WLAN Advanced Security Tips 2

Use MAC Filtering

Not only can you use the MAC addresses in static IP range restrictions, you can further increase the security on your WLAN by enabling MAC filtering on the access point.

All recent APs offer this option, typically available in a menu item or screen section labeled Filters.

Common to any network configuration, MAC filters let you specify which WLAN cards will be granted access to the wireless network, and which will not. That is, you can either allow or deny access to each MAC number.

Typically, the default configuration allows all IP addresses to gain access, and enabling the MAC filtering option lets you specify which machines can do so. You have the choice of either allowing only specific machines to have access, or of denying access to specific machines.

Obviously, the Allow method gives you stricter control, but the Deny method can be extremely useful if you want widespread access but you want to shut out a particular group of machines, permitting access to everything else.

It’s a bit like crowd control for international soccer matches: stadiums and arenas allow access to everybody except specific people or groups. Come to think of it, and to bludgeon the analogy into oblivion, these venues use both kinds of control. They allow only those with tickets, but they deny a smaller group within that larger group.

Restrict the Range of IP Numbers

As a means of making static IP numbers even more effective, configure your AP to allow only a limited range of IP addresses. This way, you control precisely how many clients can acquire an IP address, thereby lowering the chances even further of the intruder not only guessing the legal range of IP numbers, but being able to use one.

As soon as you power down one of the client PCs (or unplug the network cable), that PC’s IP number becomes available, so this system has its vulnerabilities as well, but obviously with this option in place the intruder has more work to do.

Restricting the IP range works extremely well with dynamic IP addressing as well. While not as secure as a WLAN in which each adapter has a fixed IP, a small range of dynamic IPs does make discovering the valid range at least somewhat more difficult.

Provide a range that will allow as many users to access the WLAN as necessary at any given time, and you’ve provided a useful security service. In fact, depending on how your users access the WLAN, you might need a smaller IP range than you first think.

Unless all users access the WLAN at the same time, you can restrict the range of dynamic IPs to a number smaller than the total number of users, because as soon as one user disconnects, either by powering down the PC or removing the WLAN adapter, that IP number becomes available for use.

In the case of static IP addresses, here too you can reuse IP numbers. As users leave their workstations for an extended period of time, you can disable that PC’s connection (in the Network Connections window) and have another PC use that static IP.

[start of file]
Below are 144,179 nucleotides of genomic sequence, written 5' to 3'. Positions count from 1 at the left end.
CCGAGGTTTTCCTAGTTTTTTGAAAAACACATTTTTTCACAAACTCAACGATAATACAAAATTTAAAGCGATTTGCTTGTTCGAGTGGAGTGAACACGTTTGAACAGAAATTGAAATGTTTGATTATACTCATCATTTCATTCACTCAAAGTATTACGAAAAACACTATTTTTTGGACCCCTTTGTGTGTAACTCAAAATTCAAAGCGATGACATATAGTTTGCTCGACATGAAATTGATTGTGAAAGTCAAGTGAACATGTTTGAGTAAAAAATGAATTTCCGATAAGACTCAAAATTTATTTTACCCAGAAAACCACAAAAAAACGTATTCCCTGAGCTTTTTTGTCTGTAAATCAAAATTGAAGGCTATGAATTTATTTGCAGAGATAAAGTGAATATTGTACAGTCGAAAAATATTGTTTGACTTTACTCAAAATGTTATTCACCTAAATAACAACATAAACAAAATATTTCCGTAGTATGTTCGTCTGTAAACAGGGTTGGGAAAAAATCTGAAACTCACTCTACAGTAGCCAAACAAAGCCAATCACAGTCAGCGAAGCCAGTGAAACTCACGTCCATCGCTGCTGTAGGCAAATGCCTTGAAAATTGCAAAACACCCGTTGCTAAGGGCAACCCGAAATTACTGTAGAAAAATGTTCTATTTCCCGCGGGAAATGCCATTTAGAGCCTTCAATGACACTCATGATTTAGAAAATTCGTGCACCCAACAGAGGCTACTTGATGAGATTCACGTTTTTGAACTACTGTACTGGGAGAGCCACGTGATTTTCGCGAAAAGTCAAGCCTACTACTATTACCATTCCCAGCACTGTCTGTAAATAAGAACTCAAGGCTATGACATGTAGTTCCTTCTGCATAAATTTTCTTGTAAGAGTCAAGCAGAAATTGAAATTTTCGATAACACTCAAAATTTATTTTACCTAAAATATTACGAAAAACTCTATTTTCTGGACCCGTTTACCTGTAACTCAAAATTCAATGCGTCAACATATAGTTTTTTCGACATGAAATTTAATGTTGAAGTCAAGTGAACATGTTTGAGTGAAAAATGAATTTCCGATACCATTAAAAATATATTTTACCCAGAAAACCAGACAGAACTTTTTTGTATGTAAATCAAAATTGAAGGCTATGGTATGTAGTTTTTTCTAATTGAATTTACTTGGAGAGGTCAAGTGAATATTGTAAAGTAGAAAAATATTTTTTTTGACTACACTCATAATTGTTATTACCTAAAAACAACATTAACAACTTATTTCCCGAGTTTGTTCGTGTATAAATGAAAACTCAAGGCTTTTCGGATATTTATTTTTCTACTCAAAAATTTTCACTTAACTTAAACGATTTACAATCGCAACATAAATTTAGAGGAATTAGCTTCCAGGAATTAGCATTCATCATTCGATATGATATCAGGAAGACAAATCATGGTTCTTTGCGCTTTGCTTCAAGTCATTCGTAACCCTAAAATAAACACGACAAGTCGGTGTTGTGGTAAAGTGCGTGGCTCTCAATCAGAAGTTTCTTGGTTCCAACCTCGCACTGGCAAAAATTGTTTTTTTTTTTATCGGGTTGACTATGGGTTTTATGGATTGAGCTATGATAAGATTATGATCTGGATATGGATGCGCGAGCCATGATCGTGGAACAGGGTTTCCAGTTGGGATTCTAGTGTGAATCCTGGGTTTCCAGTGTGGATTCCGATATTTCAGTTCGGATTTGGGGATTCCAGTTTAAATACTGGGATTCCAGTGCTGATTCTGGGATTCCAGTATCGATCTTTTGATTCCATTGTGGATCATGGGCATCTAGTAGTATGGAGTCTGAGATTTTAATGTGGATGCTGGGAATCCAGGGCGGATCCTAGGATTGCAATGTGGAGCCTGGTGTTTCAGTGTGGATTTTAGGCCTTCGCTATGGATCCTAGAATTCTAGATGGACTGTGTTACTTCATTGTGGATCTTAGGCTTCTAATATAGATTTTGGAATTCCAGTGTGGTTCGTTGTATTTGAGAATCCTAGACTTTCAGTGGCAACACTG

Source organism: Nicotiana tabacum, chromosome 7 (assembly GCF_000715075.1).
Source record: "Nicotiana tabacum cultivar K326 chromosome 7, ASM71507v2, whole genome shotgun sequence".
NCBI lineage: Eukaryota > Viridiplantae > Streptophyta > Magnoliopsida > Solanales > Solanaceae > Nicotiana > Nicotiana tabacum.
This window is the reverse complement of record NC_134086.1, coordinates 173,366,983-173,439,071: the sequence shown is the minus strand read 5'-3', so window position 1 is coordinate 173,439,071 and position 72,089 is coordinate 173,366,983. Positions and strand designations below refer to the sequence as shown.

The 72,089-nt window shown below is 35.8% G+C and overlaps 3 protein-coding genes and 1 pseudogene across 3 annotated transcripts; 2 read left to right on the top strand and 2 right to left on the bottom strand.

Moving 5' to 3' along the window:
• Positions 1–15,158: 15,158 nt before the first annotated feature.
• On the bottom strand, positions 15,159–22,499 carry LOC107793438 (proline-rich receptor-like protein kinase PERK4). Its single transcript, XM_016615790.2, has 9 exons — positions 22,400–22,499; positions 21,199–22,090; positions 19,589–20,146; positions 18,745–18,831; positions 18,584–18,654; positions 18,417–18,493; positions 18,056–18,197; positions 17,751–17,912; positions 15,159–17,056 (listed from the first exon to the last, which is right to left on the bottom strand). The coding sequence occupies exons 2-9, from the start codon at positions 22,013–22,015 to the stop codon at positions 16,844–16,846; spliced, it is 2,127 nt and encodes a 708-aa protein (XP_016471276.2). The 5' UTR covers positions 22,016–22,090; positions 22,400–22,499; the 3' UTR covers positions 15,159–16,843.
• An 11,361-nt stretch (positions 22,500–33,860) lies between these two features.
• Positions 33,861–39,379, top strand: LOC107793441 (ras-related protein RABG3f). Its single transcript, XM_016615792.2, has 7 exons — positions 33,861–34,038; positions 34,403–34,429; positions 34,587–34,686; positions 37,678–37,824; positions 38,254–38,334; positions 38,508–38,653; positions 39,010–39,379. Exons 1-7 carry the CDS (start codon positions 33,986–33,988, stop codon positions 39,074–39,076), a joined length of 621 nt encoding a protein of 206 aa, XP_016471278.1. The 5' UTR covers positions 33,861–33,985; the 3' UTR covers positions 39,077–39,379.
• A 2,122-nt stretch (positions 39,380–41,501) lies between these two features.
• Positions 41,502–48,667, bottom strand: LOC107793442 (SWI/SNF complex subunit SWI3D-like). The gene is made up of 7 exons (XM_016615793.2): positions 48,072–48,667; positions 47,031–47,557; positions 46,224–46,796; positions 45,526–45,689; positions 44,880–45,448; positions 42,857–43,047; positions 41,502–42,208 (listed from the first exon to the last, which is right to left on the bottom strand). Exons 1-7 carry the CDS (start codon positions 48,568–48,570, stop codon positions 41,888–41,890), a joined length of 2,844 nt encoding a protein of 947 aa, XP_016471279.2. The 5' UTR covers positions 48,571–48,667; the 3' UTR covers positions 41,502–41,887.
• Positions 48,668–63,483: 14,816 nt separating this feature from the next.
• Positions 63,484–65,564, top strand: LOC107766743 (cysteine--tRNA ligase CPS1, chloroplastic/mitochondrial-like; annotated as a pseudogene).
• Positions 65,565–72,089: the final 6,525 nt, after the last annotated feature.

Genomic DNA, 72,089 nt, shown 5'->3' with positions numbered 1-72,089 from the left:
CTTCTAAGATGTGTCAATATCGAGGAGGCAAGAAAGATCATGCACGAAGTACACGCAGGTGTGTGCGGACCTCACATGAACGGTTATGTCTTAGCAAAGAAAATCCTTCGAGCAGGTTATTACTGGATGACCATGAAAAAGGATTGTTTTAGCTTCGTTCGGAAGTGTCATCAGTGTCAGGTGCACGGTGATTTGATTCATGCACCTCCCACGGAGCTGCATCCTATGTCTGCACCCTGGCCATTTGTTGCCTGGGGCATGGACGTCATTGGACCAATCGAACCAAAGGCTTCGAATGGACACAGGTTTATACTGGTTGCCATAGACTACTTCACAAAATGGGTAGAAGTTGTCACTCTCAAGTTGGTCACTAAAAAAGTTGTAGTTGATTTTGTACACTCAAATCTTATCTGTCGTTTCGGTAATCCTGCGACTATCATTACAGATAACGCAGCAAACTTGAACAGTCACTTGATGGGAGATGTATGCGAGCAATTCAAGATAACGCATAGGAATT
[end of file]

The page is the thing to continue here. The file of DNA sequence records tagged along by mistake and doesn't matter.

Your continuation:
This method takes reliable management skills because if you have two PCs configured with the same IP address, you’ll get a network error, but it’s certainly possible.

In a small office, for example if you have four PCs, only two of which need to access the network at a time, you can configure your AP for a two-number dynamic IP range, or you can configure it to use only two fixed IP numbers. Either way, you significantly lower the chance of intrusion.

Change the Names of Additional Access Points

When you add additional access points to your system, each one adds the same vulnerabilities as the original. You can complete every security configuration possible on the original access point. But the minute you add another, you open up the possibility of people easily connecting to it, and through it, to the primary access point.

It’s a bit like pinning a note to your front door to remind yourself of the hiding place for the door key and the access code for the burglar alarm system. For this tip, we use the Microsoft MN-700 Base Station as the example.

As Figure 1 shows, you can change the base station to access point mode, in which the device no longer acts as a router and no longer connects directly to the cable or DSL modem.

Setting the router to access point–only mode.

Instead, it becomes simply another network device on you wired LAN, but unlike the other PCs on the network, this device provides wireless service. If you already have an existing LAN, adding this device in access point mode gives you an infrastructure LAN.

But if an AP is already in place, as is the case if you connect the MN-700 to an existing MN-700 or another AP/router, the new AP provides a second wireless LAN, complete with all the possible security issues of any other AP with its factory settings established.

From a security standpoint, you provide the first round of security by giving the new AP a new name. Any name will do, but once again, try to make it something an intruder won’t easily guess.

This particular product uses MN-700 as its default name, and obviously anyone seriously interested in breaking into your WLAN will know the industry defaults. Give it a new, unique name, to shut the door as much as possible.